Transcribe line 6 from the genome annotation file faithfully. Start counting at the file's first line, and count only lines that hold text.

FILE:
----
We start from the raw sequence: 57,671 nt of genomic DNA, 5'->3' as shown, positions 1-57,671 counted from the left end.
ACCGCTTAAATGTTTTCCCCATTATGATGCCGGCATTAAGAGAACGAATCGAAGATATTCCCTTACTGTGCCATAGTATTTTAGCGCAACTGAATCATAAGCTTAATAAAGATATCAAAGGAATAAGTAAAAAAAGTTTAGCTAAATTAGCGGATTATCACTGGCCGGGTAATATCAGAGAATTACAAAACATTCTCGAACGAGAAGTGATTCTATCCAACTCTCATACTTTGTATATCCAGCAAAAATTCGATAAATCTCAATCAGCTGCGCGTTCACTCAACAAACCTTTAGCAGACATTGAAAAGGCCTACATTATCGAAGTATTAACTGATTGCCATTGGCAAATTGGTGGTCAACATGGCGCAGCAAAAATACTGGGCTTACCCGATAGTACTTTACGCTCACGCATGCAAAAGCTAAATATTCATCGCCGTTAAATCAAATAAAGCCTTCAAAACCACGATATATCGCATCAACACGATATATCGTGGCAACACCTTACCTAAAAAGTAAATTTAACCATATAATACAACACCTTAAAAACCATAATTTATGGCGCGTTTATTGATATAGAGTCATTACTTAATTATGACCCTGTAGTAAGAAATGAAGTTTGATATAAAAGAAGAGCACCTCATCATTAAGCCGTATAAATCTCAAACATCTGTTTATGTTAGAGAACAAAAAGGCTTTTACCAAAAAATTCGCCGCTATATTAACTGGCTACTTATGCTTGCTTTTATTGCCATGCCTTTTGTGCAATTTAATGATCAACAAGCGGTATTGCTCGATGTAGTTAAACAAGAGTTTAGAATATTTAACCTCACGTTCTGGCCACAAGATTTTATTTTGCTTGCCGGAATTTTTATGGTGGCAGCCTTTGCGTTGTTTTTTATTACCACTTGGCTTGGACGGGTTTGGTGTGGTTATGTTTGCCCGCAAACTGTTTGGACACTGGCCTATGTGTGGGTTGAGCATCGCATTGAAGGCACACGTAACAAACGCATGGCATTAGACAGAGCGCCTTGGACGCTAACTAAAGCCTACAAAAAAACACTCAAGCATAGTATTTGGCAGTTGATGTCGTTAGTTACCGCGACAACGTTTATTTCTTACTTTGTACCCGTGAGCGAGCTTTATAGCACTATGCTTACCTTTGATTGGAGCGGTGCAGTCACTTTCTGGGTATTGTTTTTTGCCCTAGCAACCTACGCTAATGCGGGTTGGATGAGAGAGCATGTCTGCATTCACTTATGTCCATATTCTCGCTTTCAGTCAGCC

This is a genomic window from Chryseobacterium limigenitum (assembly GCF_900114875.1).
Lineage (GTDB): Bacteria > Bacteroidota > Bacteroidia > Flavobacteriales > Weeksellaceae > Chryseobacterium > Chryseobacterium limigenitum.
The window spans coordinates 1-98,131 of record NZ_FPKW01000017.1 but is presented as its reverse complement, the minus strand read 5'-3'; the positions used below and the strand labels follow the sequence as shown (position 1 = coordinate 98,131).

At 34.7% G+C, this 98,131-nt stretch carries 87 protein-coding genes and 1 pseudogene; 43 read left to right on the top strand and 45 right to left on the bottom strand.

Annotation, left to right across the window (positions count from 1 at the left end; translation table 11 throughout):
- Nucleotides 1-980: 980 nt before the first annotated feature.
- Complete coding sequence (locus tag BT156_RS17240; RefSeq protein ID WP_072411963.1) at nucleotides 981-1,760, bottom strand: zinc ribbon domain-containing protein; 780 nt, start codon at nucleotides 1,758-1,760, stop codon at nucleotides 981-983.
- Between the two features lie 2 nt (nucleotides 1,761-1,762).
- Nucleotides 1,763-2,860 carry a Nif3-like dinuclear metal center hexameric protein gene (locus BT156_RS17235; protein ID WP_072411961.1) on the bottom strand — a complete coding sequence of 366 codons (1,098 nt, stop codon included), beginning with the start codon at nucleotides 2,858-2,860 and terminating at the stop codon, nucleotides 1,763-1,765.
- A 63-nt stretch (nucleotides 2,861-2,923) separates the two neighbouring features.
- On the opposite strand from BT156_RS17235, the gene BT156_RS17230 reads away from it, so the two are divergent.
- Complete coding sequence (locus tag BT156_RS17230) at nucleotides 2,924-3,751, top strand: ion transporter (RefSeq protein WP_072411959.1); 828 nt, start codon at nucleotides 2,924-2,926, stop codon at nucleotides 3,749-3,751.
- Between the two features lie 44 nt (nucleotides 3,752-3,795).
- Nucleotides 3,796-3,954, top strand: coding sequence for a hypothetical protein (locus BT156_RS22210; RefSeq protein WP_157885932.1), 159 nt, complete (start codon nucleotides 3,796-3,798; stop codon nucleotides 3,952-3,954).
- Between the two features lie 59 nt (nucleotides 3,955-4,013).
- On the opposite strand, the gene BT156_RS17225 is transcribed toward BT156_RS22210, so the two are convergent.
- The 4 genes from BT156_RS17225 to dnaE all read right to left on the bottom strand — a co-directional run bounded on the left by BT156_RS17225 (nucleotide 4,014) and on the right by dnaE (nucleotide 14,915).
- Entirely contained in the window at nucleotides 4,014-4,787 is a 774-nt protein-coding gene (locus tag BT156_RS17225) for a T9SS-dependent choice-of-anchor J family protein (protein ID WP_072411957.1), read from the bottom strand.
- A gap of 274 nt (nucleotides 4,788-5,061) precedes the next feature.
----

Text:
At 34.7% G+C, this 98,131-nt stretch carries 87 protein-coding genes and 1 pseudogene; 43 read left to right on the top strand and 45 right to left on the bottom strand.